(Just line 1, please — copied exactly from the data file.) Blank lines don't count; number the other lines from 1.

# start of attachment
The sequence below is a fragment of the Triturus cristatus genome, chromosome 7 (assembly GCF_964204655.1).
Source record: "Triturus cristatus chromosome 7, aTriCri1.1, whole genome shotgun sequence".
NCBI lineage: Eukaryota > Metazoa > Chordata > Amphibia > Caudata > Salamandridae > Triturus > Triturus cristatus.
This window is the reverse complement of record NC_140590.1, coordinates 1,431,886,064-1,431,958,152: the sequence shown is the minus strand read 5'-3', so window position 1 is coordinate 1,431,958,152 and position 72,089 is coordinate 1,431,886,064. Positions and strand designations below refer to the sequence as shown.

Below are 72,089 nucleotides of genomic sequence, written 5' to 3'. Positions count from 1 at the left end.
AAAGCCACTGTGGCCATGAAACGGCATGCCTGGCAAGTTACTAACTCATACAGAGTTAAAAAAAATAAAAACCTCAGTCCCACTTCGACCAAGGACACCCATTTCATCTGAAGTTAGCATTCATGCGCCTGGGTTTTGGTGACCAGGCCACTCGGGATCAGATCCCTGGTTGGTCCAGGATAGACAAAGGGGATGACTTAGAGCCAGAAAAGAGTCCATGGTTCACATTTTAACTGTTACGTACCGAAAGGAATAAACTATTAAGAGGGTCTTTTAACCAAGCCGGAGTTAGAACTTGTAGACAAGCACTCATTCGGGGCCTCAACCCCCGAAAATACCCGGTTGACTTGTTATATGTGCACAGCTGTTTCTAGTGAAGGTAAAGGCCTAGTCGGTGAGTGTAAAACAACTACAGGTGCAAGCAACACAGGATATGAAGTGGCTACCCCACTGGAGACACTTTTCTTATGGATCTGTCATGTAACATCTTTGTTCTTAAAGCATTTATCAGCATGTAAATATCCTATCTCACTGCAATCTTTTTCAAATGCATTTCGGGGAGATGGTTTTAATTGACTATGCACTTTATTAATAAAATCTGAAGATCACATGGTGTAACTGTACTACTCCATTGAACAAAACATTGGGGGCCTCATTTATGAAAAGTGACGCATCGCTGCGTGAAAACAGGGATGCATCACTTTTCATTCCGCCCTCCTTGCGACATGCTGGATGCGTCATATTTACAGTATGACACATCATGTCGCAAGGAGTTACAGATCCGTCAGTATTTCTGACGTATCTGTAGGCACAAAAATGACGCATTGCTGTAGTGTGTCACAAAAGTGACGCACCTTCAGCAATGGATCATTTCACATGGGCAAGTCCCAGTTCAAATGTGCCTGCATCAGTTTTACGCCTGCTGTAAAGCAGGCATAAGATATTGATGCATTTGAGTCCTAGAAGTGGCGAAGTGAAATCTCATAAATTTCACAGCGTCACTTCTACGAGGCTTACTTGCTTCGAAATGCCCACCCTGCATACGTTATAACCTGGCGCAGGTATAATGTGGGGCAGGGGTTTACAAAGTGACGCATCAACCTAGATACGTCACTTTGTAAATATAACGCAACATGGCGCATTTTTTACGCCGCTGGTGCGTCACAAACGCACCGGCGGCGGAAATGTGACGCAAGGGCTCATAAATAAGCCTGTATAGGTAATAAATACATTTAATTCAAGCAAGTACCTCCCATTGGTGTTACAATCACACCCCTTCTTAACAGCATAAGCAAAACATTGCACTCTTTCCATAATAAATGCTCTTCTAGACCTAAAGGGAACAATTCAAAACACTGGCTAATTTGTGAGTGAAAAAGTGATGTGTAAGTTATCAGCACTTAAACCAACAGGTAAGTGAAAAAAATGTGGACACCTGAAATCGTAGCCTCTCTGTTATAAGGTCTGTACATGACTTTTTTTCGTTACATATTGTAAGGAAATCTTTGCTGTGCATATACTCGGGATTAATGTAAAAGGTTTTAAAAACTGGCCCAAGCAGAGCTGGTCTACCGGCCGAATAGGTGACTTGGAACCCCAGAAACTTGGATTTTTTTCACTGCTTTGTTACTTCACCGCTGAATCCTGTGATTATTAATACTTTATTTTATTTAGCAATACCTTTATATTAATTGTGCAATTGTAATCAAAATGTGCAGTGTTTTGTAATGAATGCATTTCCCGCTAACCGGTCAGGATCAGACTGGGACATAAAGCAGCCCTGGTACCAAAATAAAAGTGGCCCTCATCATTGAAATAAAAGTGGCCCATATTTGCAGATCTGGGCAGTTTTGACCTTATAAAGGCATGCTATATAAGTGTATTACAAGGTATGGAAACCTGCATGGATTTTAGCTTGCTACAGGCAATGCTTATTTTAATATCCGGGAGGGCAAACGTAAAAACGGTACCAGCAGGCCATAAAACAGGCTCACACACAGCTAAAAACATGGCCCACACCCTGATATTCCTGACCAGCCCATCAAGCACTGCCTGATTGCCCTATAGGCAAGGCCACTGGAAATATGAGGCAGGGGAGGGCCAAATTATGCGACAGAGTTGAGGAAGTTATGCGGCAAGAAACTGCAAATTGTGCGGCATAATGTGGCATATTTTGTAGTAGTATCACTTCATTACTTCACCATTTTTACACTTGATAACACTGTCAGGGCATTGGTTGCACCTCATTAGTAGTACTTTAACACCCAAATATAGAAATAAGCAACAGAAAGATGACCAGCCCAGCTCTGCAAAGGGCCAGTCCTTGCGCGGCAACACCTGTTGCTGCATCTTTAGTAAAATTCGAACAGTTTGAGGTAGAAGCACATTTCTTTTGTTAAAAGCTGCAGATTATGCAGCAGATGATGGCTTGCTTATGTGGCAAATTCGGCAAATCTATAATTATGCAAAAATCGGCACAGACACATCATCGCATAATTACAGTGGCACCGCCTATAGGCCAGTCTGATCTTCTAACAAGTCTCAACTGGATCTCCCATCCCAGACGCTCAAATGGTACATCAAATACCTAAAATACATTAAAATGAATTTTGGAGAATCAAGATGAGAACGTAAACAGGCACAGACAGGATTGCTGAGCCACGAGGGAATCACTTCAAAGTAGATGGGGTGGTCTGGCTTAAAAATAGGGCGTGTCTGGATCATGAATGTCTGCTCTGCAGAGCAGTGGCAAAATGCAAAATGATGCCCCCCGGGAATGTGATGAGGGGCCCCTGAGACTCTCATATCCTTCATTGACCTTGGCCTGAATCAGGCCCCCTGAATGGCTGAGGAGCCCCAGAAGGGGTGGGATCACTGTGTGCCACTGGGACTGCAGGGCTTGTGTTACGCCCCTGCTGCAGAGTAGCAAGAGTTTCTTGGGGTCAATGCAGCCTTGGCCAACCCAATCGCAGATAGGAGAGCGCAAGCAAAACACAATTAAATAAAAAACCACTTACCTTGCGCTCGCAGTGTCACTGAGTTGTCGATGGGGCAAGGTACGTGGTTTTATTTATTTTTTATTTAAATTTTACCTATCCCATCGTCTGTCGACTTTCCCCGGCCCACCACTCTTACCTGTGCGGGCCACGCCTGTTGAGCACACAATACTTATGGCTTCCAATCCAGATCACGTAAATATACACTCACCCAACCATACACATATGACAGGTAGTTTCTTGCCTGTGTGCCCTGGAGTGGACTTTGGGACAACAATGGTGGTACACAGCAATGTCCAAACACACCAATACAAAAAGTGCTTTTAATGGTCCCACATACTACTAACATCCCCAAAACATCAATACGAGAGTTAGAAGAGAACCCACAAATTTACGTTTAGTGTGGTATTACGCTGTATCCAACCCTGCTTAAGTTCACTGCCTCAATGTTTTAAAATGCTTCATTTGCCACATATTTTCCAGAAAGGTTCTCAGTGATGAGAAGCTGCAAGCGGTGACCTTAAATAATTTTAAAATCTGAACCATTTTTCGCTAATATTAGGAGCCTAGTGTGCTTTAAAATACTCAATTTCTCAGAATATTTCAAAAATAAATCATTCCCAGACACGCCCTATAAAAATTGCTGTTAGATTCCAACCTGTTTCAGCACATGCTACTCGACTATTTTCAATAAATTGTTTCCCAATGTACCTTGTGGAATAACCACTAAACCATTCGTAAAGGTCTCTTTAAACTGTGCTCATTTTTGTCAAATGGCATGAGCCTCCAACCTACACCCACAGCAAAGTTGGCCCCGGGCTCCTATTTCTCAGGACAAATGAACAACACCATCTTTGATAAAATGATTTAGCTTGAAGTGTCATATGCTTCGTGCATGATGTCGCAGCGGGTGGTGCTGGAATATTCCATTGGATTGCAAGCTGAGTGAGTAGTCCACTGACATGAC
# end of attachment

The sequence below is a fragment of the Triturus cristatus genome, chromosome 7 (assembly GCF_964204655.1).